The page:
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Creation and annihilation as measuring processes?

  1. Apr 25, 2015 #1
    From a purely theoretical standpoint, I'm quite comfortable with the concept of particle creation/annihilation, but, as a chemist, I cannot but feel that there's something missing in the way of interpretation, so I came up with the following 'explanation' of the phenomenon based on the measured property=eigenvalue postulate of QM:
    Consider the reaction e-e+→μ-μ+; suppose that the 'in' states are prepared at past infinity such that they are indeed one-particle Fock states of the electron field, but then they evolve, through the exponential of the free Hamiltonian plus the interaction Hamiltonian, into a superposition of Fock states of all kinds of particles (muons inclusive); when e- and e+ interact (in a local sense), this situation then becomes akin to a measurement process in QM: as a result of this "measurement", the Fock superpositions collapse into well-defined one-particle muon eigenstates, which then proceed to future infinity. Is this the correct viewpoint, from a field-theoretical perspective? Is there an alternative, simpler way to visualize this process?
     
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  3. Apr 25, 2015 #2

    Simon Bridge

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    What do you think is being measured?
     
  4. Apr 25, 2015 #3
    In a loose sense, the number eigenstate; the analogy goes as, in a QM problem, you have a 'system' and a 'measuring apparatus' which are both quantized subsystems, but whose interaction makes the system's wavefunction collapse into a definite state (e.g., if I'm measuring momentum, the system wavefunction collapses into a momentum eigenstate); if you will, then you may reimagine the scattering process in these terms: say, the electron is the 'system', the positron the 'measuring apparatus'. Point is, interacting quantum subsystems collapse into definite eigenstates, in both cases.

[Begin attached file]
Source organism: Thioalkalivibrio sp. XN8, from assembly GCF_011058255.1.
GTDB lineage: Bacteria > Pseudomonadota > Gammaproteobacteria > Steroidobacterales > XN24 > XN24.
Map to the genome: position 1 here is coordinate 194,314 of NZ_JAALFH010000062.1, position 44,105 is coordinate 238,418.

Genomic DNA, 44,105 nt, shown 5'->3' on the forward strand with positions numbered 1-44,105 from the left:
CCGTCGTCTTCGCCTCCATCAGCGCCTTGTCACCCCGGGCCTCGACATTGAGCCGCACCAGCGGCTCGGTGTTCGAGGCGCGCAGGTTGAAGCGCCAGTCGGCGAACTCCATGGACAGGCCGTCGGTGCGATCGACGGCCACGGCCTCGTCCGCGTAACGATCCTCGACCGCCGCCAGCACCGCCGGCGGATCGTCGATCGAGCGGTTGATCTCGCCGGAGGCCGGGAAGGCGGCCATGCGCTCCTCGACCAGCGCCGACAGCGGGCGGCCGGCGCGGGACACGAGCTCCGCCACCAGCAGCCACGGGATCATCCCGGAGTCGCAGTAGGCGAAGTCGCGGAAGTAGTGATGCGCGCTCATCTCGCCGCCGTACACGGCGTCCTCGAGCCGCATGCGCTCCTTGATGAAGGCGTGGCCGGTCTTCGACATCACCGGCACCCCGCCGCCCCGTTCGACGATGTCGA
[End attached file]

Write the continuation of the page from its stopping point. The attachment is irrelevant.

5. Apr 25, 2015 #4
    I see where you are coming from I think. All possible outcomes of the interaction are in a superposition until one is detected?
     
  6. Apr 25, 2015 #5
    Yes; at least, it's how I see it. There doesn't appear to be much discussion of stuff like this in a field context, though.
     
  7. Apr 25, 2015 #6

    vanhees71

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    First of all, in relativistic quantum theory the particle interpretation of field operators only works for (asymptotically) free states. It's not easy (if not impossible) to make sense of interacting fields in terms of a clear particle interpretation in "transient states". For some of the difficulties in a quite simple but still not so easy case, see this:

    F. Michler, H. van Hees, D. D. Dietrich, S. Leupold, C. Greiner, Non-equilibrium photon production arising from the chiral mass shift
    Ann. Phys. 336, 331 (2013)
    http://arxiv.org/abs/1208.6565

    Then, I don't think that such an elementary process like the dielectron annihilation to dimuons, mentioned in #1, qualifies as a "measurement". For a measurement you need, by definition, a detector which admits the identification of the muons, and for that you need the interaction of these with some macroscopic apparatus.
     
  8. Apr 25, 2015 #7
    Isn't it the detection of the muon though that causes the collapse rather than the interaction with the positron?
     
  9. Apr 25, 2015 #8

    vanhees71

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    Yes, exactly! I only don't like to call this "collapse", but that's another story about the interpretation of QT, and we already had too many discussions on this here in the forum!
     
  10. Apr 25, 2015 #9
    These transient states, would they be described as virtual particles?
     
  11. Apr 26, 2015 #10

    naima

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    I am not sure that such apparatus is needed. Look at the excited atoms thru the Young slits. when atoms decay behind the slits, photons carry information about which way path but they have not to be seen by an apparatus. The fringes on the screen are modified by the fact that the atoms can decay not by the measuring of the photons. I think that this does not also require that the atom decay at a given moment.
     
  12. Apr 26, 2015 #11

    vanhees71